National Policies and Strategies for Food, Land and Water Systems Transformation


The need to make food, land, and water systems more productive, resilient, and responsive to growing demand — and future shocks — has never been greater. Approximately three billion people cannot afford a healthy diet, and more than three billion suffer one or more manifestations of poor nutrition. Food systems are exerting increasing pressure on land and water systems, and it is likely that they are already operating beyond key planetary boundaries. But in the absence of combined ‘ministries for food systems’, government action towards achieving the Sustainable Development Goals through better integration of food, land, and water systems remains fragmented and uncoordinated.

More coordinated action requires greater policy coherence that can address complex trade-offs and maximize benefits. More coherence will help reduce future risks and uncertainties. It will also help transform food, land and water systems by supporting sustainable investments, effective national programming, and reduced inequalities.


This Initiative aims to build new understanding and capabilities across and within different policy arenas to identify and respond to windows of opportunity for systemic change across water, land and food systems.

It will support policy processes and equip policymakers to anticipate and drive forward transformational change while accounting for trade-offs and differing needs.


This objective will be achieved through:

  • Building policy coherence: strengthening policy coherence at the national level and across the One CGIAR portfolio of Initiatives, and piloting national policy and cross-CGIAR policy coherence mechanisms.
  • Investment prioritization: supporting strategic public and private investments to meet the multiple objectives of poverty reduction, food and nutrition security, climate adaptation, gender equality and inclusion. Modeling tools and strengthened coalitions will be used to prioritize the most appropriate investments and crowd in investments.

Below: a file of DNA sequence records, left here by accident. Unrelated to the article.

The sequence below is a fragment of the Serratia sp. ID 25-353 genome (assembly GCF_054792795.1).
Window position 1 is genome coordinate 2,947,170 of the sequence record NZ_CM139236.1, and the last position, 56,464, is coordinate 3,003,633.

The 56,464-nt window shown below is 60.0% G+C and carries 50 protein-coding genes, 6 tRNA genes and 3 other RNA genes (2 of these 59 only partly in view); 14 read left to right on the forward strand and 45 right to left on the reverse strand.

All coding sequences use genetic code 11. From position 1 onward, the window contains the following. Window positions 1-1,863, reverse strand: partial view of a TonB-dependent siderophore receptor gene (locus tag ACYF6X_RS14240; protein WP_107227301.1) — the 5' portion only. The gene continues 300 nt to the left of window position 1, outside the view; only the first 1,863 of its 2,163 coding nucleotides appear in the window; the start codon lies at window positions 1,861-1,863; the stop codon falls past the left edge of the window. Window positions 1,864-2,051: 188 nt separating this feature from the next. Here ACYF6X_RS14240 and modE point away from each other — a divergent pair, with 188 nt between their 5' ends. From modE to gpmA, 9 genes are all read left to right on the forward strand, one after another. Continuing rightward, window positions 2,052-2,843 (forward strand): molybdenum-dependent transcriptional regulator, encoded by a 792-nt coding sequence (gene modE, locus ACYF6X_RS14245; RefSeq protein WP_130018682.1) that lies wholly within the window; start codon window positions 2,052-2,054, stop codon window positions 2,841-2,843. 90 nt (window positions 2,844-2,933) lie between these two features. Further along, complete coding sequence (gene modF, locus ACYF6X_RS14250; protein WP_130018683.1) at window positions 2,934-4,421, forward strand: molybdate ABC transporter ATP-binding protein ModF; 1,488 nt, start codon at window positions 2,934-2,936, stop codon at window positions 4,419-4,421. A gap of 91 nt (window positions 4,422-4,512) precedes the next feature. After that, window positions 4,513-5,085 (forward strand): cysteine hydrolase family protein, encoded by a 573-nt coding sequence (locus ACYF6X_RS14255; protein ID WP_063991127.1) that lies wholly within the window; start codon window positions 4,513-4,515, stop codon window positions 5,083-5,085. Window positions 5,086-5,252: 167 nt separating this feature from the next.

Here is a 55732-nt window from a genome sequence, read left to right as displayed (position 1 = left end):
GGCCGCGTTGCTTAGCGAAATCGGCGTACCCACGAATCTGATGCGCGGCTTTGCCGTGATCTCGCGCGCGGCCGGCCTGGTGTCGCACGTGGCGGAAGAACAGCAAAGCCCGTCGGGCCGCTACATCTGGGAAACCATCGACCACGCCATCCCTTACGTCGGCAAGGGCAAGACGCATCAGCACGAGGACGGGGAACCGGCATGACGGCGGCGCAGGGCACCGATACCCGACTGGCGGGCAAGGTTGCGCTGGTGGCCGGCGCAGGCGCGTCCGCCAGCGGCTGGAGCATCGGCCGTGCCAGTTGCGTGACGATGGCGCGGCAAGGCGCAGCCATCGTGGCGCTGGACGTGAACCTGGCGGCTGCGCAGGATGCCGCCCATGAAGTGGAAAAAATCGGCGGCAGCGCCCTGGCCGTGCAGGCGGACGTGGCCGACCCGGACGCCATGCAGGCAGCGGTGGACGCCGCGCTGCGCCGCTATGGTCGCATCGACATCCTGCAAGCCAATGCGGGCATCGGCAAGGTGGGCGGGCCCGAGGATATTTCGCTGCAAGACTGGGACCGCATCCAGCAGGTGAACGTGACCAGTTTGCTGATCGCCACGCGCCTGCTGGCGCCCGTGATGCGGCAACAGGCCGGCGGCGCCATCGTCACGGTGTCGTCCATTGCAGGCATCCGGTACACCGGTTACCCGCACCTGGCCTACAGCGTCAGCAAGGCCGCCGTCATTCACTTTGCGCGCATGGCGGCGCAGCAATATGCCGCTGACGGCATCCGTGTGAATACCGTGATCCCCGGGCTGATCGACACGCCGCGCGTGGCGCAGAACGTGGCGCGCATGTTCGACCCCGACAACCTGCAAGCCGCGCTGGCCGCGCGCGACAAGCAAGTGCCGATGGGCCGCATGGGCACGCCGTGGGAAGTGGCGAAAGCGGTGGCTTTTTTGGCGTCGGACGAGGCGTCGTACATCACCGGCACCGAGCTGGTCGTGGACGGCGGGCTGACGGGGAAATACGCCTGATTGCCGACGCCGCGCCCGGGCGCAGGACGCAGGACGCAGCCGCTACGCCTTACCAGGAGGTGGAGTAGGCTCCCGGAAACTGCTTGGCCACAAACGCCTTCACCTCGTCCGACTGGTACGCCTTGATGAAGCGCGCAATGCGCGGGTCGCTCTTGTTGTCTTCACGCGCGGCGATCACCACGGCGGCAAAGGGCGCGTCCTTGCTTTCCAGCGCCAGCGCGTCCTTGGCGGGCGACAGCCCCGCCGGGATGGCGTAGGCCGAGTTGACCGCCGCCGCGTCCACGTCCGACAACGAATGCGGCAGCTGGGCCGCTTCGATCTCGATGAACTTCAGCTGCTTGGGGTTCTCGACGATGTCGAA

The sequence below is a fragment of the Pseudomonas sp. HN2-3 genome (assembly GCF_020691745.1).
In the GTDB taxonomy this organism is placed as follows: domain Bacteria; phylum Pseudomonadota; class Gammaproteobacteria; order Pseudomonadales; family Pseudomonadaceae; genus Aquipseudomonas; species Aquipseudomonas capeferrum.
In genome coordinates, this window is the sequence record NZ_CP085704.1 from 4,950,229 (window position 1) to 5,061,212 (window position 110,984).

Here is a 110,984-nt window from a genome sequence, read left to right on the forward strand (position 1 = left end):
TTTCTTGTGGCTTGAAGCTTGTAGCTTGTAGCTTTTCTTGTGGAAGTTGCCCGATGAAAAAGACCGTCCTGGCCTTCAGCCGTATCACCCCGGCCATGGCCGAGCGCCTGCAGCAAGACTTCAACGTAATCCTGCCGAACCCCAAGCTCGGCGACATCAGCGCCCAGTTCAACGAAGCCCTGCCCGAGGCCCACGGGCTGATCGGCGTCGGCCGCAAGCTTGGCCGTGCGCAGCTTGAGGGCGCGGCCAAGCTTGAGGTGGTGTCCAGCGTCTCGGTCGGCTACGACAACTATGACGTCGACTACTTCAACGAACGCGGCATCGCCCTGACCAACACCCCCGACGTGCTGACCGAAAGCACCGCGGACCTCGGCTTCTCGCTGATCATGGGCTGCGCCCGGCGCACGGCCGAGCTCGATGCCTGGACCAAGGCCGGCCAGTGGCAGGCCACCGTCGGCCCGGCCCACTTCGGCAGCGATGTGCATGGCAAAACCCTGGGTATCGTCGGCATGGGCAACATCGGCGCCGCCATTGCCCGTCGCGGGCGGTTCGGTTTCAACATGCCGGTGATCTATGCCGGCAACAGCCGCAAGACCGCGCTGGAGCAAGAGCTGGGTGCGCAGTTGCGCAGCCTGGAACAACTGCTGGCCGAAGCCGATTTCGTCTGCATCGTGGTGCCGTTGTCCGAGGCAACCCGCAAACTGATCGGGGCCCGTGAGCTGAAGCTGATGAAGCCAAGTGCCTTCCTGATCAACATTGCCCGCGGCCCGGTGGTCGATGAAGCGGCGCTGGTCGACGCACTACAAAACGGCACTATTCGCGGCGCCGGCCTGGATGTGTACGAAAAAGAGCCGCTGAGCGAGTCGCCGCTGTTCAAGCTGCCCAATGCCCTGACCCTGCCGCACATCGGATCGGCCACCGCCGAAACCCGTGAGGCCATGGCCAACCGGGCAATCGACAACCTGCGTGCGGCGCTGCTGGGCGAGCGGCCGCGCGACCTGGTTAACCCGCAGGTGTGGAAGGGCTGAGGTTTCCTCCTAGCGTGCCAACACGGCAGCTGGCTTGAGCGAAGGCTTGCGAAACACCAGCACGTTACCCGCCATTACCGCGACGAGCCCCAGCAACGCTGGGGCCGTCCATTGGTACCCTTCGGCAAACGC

• Responding to crises: developing rapid-response tools and a network of experts and evidence, and mobilizing Communities of Policy Practice

To see how these activities fit together, view the diagram.


This Initiative will work in the following countries: Colombia, Egypt, India, Kenya, Laos and Nigeria.


Proposed 3-year outcomes include:

  1. Six countries adopt or refine policies and strategies that foster gender-equitable and socially inclusive food, land and water systems transformation.
  2. Six countries use at least one CGIAR tool or other innovation (including those of partners) to guide and prioritize policies and investments that achieve higher returns on investments and impact more diverse populations, either nationally or sub-nationally.
  3. Governments in six countries establish multistakeholder and multilevel coalitions to guide policy and strategy investments and to coordinate funding to selected investments.
  4. Governments in six countries institutionalize evidence-based policymaking and strategy development, evidenced by a rising number of requests for CGIAR and partner tools.
  5. Government and local think tanks in six countries demonstrate increased awareness of and capacity to use investment prioritization and other tools to guide program direction and respond to crises.


Projected impacts and benefits include:


Countries are supported to use evidence to define policies and prioritize investments with the greatest potential for impact on nutrition, health and food security, assisting 4.5 million people to meet minimum dietary energy requirements.


Women and youth, and marginalized groups, benefit through increased and more inclusive investments under large government, private sector and donor-funded programs that generate employment and contribute to improved efficiency beyond the farm, across food, land and water systems. Around 5.8 million people are assisted to exit poverty.


Around 8.3 million women, as well as youth and marginalized groups, benefit and are empowered through better returns from shared food, land and water systems as a result of strategies and programs designed and implemented with explicit attention to equity and inclusion.


Climate impacts, especially on the poorest and most marginalized, are minimized through activities and policies that are less fragmented and reduce trade-offs, leading to improvements in climate adaptation and resilience responses, as well as contributing to net carbon capture and retention in agrifood systems, benefiting 7.8 million people.


Governments better manage environmental trade-offs and achieve food, land, and water system transformations that succeed in reducing 20 km3 in consumptive water use, and strengthening environmental health and biodiversity in terrestrial and aquatic ecosystems under pressure from economic and demographic growth.


Coherence or cross-purposes? Building national coalitions for transformative evidence-based policies

For more details, view the Initiative proposal


Header photo: A coffee farmer in Colombia's coffee producing zone, which is suffering the effects of climate change. Photo by N. Palmer/Alliance of Bioversity International and CIAT.